How to Close a Gender Gap: Let Employees Control Their Schedules縮小職場性別差距的關鍵：彈性上班工時
文/Claire Cain Miller
The main reason for the gender gaps at work — why women are paid less, why they’re less likely to reach the top levels of companies, and why they’re more likely to stop working after having children — is employers’ expectation that people spend long hours at their desks, research has shown.
It’s especially difficult for women because they have disproportionate responsibility for caregiving.
Flexibility regarding the time and place that work gets done would go a long way toward closing the gaps, economists say. Yet when people ask for it, especially parents, they can be penalized in pay and promotions. Social scientists call it the flexibility stigma, and it’s the reason that even when companies offer such policies, they’re not widely used.
A new job search company, Werk, is trying to address the problem by negotiating for flexibility with employers before posting jobs, so employees don’t have to.
All the positions listed on the Werk site, including some from Facebook, Uber and Samsung, are highly skilled jobs that offer some sort of control over the time and place of work. People can apply to jobs that let them work away from the office all the time or some of the time, and at hours other than 9-to-5, part time or with minimal travel.
Another option gives workers the freedom to adjust their schedules, no questions asked, because of unpredictable obligations, like a sleepless night with a toddler or a trip to the emergency room with an older parent.
“Nobody wants to be the female in the department who says, ‘My kid threw up on me this morning; I can’t come in,’” said Annie Dean, who worked as a lawyer before starting Werk with Anna Auerbach, a former consultant. “Eighty percent of companies say they offer flexibility, but it’s a black market topic. You raise it and you’re not taken seriously.”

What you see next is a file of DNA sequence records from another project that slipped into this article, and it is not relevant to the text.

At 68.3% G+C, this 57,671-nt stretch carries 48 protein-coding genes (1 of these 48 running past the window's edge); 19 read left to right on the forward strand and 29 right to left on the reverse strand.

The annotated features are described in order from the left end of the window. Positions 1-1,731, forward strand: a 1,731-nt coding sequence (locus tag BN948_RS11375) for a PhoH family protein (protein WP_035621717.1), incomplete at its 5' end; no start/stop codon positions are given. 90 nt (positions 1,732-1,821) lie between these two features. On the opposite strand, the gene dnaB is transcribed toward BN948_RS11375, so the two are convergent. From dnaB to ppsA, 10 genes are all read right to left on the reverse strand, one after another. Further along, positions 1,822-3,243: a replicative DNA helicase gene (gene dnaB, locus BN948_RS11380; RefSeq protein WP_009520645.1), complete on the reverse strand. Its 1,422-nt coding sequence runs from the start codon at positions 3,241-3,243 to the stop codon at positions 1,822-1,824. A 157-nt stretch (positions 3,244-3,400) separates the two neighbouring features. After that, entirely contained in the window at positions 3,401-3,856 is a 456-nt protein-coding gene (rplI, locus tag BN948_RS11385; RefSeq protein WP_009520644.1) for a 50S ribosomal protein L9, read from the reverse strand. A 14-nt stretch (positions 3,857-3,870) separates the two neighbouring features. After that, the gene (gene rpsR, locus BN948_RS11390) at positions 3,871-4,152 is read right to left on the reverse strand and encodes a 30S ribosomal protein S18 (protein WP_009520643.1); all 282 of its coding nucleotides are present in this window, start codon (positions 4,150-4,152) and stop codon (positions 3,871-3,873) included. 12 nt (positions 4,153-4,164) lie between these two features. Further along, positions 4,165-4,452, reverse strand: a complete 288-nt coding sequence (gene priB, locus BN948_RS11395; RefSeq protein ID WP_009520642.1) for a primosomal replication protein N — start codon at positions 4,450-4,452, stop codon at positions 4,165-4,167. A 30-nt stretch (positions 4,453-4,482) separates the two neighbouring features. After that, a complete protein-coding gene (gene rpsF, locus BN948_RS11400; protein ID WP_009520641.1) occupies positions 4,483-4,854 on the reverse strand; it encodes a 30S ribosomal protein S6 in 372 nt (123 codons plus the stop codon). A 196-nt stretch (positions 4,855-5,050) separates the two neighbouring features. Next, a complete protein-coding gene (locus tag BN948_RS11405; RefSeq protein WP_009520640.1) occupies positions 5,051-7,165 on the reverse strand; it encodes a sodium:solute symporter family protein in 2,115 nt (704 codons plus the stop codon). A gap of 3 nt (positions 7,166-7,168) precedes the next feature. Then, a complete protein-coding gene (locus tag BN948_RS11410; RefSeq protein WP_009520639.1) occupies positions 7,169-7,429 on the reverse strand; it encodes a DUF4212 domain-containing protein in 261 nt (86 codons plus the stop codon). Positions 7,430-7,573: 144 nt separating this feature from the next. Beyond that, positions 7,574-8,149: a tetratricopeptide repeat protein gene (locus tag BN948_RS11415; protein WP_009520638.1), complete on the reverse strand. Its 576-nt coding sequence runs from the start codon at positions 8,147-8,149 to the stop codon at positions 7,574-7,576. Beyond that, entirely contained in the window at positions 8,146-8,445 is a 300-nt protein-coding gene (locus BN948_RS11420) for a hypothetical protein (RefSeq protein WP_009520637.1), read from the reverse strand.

For now, Werk is a limited experiment. Most of the employers are small companies, and it is aimed at an elite group of women — highly educated and on a leadership track. But it could provide lessons for how to improve work and make it more equal for a broader group.
Women who have less education or are paid hourly wages have significantly less flexibility than professional women to begin with. It makes working and caregiving that much harder.
Motherhood presents a different challenge for the elite women that Werk was made for. The careers that pay the most and require the most education, like business and law, also have the most gender inequality. Why? Economists have found it’s a result of the long hours and limited flexibility.
France’s Obsession With Decline Is a Booming Industry法國人對「衰弱」的迷戀 成就興旺產業
Michel Onfray, a best-selling French pop philosopher, was sounding pretty upbeat on the phone, even though the title of his latest book is “Decadence: The Life and Death of the Judeo-Christian Tradition.”
His book had just come out, with an impressive press run of 120,000 copies, and was selling briskly in spite of — or perhaps because of — its gloomy prognostication. “If you think today about terrorism, the rise of populism, it was important to put that in perspective,” Onfray said recently. His research, he added, “shows a civilization that had been strong, that had ceased to be so and that’s heading toward its end.”
Onfray is one of the latest popular authors to join France’s booming decline industry, a spate of books and articles (with a handful of TV shows) that explore the country’s (and the West’s) failings and France’s obsession with those failings. (Last year, the word “declinisme,” or “declinism,” entered France’s Larousse dictionary.) It’s a phenomenon that cuts across the political spectrum and has picked up velocity in recent years by tapping into an anxious national mood. And its loudest voices are intellectuals with platforms in the national news media.
Beyond Onfray’s, other books with decline on their minds have appeared in the past few weeks. “The Returned,” a best seller by journalist David Thomson, is an investigative report about French jihadis who’ve returned home from Syria. “A Submissive France: Voices of Defiance” compiles interviews on France’s troubled banlieues, or suburbs, overseen by historian Georges Bensoussan. “Chronicles of French Denial,” by right-leaning economist and historian Nicolas Baverez, is about how France continued its economic decline under President Francois Hollande.
There’s also “An Imaginary Racism” by left-leaning philosopher Pascal Bruckner, who was recently cleared of charges of inciting hate speech and argues that fear of being labeled Islamophobic is leading people to self-censor their speech, while in November, Sciences Po professor Gilles Kepel published “The Fracture,” which explores how the radicalization of some young Muslims is tearing apart French society.
“The thing that’s very striking now is how pervasive those ideas are,” said Sudhir Hazareesingh, a professor at Oxford University and author of “How the French Think.” “One of the things characteristic of the present moment is this idea that decline and decadence are not just the preserve of the extreme right.”